What It's About
We all face our mortality in different ways. A simple, profound, realistic love story, "Amour" looks straight into the abyss of declining health, and doesn't flinch. Director-writer Michael Haneke chooses not to sugarcoat the end of days for a longtime married couple when the once-brilliant wife suffers a series of strokes. Ann and Georges are retired music professors, in their 80s, living in Paris. Their comfortable togetherness is shattered when Ann's health deteriorates and Georges takes on the caregiver role.
Oscar nominee Emmanuelle Riva and Jean-Louis Trintignant are familiar names to foreign film fans -- she in "Hiroshima, Mon Amour" and he in "A Man and a Woman" years ago. They both give compelling performances, like the two French pros they are. While Riva nabbed all the actress nominations, Trintignant was just as good as she was -- a pas de deux of the highest caliber.
Gut-wrenching, emotional, sad -- Haneke strikes a chord and hits a nerve by telling a common scenario, but makes his points and sets the stage with remarkable depth of feeling through a series of artfully arranged shots.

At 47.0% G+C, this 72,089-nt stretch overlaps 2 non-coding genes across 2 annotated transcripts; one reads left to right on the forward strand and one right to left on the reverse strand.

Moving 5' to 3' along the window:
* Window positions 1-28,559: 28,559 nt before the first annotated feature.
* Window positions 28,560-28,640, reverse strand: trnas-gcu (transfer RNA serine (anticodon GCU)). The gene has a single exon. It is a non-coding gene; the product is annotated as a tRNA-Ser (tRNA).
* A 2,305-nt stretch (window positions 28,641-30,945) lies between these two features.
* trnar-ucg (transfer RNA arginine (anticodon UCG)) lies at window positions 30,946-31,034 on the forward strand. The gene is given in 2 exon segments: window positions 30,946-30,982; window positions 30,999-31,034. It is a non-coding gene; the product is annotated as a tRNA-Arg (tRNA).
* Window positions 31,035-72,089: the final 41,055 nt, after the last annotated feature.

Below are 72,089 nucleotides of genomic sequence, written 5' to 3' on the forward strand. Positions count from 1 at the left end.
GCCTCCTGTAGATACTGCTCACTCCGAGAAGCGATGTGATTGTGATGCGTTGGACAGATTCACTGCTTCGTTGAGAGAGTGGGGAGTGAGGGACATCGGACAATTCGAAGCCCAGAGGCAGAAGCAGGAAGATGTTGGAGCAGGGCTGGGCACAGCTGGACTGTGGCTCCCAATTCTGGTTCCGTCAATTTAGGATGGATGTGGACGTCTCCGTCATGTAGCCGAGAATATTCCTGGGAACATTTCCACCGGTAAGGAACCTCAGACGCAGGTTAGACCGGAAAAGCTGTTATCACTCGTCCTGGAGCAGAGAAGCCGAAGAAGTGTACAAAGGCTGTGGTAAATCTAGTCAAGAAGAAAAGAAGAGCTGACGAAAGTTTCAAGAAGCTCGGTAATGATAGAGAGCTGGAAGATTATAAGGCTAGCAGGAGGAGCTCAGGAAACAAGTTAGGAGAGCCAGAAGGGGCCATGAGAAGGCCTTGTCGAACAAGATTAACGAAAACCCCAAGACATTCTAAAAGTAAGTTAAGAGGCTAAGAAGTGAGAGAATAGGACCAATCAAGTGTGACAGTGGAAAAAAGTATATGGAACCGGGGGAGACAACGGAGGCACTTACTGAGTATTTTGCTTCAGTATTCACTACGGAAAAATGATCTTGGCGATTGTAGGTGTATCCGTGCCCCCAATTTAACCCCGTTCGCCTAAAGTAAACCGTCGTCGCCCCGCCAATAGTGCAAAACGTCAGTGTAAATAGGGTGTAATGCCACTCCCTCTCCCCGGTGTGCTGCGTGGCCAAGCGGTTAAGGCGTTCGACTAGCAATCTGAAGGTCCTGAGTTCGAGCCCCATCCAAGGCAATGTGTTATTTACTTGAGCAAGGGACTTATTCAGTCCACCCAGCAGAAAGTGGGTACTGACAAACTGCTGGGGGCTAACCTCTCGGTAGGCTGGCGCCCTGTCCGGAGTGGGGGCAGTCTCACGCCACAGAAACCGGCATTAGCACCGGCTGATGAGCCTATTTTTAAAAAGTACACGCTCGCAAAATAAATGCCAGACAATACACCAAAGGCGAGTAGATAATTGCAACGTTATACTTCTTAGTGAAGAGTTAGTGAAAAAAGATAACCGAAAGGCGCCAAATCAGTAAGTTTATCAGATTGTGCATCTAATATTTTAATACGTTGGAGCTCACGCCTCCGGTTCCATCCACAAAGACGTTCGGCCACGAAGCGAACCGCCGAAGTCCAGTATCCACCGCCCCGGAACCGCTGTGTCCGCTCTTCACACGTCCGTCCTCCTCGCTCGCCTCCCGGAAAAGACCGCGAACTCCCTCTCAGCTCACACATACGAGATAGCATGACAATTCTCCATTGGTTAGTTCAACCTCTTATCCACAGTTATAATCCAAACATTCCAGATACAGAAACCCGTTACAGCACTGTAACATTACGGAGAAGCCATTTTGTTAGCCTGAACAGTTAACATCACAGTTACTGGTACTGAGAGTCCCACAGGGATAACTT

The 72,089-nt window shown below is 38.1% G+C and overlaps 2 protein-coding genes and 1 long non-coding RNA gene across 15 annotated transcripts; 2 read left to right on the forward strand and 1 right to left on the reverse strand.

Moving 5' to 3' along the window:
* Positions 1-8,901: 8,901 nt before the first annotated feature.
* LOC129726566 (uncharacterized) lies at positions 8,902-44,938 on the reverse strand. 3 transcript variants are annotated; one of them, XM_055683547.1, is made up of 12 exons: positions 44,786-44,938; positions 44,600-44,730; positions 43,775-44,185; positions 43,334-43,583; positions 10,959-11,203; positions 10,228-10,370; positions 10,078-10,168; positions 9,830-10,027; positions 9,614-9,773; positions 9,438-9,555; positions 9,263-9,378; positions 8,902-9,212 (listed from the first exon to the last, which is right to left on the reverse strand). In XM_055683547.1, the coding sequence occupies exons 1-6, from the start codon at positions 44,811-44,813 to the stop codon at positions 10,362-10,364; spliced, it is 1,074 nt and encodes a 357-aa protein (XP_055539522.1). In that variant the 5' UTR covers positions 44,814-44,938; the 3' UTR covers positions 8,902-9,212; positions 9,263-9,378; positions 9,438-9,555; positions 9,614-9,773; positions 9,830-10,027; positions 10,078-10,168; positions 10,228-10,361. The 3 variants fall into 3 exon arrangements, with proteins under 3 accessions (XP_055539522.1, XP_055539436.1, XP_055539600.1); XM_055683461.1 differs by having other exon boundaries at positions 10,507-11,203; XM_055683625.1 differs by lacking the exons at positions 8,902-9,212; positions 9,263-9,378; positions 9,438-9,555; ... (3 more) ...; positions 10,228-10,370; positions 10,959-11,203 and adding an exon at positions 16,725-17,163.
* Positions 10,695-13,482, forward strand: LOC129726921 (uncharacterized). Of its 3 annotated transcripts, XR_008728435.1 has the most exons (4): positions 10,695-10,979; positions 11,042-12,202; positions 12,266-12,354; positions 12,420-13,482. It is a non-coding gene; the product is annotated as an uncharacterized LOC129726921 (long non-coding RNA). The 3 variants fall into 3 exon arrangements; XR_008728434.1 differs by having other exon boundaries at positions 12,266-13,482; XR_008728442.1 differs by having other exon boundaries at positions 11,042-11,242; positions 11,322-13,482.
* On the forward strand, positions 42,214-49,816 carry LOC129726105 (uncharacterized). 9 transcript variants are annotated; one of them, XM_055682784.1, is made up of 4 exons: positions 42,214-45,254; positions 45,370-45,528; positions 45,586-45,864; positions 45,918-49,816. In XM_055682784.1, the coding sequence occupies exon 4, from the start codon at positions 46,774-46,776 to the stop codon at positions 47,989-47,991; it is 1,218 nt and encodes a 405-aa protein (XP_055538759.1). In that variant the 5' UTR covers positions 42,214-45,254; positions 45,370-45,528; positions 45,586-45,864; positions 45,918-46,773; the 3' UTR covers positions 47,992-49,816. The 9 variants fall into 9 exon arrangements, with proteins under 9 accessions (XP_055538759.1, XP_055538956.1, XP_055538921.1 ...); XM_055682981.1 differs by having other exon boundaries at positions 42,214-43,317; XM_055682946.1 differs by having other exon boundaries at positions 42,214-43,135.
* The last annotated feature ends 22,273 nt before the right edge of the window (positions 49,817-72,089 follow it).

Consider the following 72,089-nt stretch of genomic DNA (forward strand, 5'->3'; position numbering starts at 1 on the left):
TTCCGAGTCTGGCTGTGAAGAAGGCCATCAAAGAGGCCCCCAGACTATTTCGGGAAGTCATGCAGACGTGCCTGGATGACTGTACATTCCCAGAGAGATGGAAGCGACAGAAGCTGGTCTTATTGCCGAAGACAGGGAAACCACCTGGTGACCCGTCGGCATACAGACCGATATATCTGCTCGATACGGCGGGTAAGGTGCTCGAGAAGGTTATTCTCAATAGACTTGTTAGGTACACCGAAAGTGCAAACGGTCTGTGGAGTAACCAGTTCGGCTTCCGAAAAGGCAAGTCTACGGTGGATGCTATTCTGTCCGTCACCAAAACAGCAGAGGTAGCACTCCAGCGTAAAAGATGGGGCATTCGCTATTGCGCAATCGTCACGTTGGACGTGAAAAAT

What Doesn't Work
Not easily digested and often hard to watch, "Amour" is straightforward and powerful. However, there is an enigmatic ending that is hearty food for thought. This film is sure to inspire much discussion and no doubt win the Oscar for Best Foreign Film. It's multiple nominations are well-deserved. While hype tends to over-inflate a small indie film, "Amour" stands up to the scrutiny of a wider audience.
Director: Michael Haneke
Starring: Emmanuelle Riva, Jean-Louis Trintignant, Isabelle Huppert
Rated: PG-13 for mature thematic material including a disturbing act, and for brief language
In French, with English subtitles